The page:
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Lay Votes at Catholic Synod will Help Reshape Decision-Making in the Church Says LGBTQ+ Catholic Group

April 26, 2023. DignityUSA celebrates the Vatican’s announcement that 70 lay people will be voting members of the global Synod process, ending the centuries-long exclusion of Catholic laity from helping to shape key aspects of church governance and direction.

“The global Synod is an effort to engage the universal church in addressing what Catholicism looks like as we move into a rapidly changing world,” said Marianne Duddy-Burke, DignityUSA Executive Director. “Having lay people—people who represent the vast majority of Catholics—actually voting on key Synod documents is a long-awaited recognition that lay people must have a voice in major decisions within our church. Getting to this point is the result of decades of advocacy among many Catholic individuals and groups who have pressed for greater accountability from Church leaders and for a redefinition of authority within our church.

“We need to be clear: today’s announcement does not mean equality has been achieved,” said Duddy-Burke. “The reality is that 80% of Synod votes will still be cast by the all-male cadre of bishops. But giving lay people voting rights is an unprecedented step and has opened a window that cannot easily be closed. This is a moment to pause, to celebrate, and then to figure out what the next step can be.”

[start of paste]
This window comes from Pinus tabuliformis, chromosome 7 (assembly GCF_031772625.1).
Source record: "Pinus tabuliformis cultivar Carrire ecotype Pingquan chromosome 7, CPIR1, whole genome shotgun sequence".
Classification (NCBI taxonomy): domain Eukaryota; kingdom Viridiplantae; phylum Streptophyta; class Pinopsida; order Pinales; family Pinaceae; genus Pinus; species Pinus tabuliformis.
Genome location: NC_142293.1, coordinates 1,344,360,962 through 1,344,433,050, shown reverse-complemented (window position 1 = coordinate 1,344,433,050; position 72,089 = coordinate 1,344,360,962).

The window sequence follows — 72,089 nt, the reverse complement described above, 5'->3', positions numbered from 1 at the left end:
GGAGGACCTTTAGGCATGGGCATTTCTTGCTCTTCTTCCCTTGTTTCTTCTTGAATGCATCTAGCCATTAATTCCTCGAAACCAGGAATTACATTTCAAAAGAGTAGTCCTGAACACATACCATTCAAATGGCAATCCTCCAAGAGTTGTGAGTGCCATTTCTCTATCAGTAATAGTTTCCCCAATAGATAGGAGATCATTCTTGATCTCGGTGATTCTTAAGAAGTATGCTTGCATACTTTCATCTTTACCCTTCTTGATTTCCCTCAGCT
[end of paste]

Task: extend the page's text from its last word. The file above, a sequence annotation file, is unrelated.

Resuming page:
The 70 voting representatives will be chosen from among 140 people nominated by the continental regional groups, comprised of bishops from major areas of the world. Duddy-Burke noted that ensuring that representing the diversity of Catholics will be a challenge.

“Because it is bishops making these nominations, we need to keep pressing church officials to ensure that traditionally marginalized people are represented among the voting laity. Of course, we urge that openly LGBTQ+ people be among the voting delegates. DignityUSA and other progressive Catholic groups have issued a letter calling on the US and Canadian bishops to promote the voices of women, LGBTQIA+ persons, Black and Indigenous Catholics, young Catholics, divorced and remarried Catholics, victims of clergy sexual abuse, people with disabilities, and those who have sought or received abortion care,” said Duddy-Burke.


DignityUSA is the world’s oldest organization of Catholics working for justice, equality, and full inclusion of LGBTQIA+ people in our church and society. Founded in 1969, it has members and supporters across the U.S.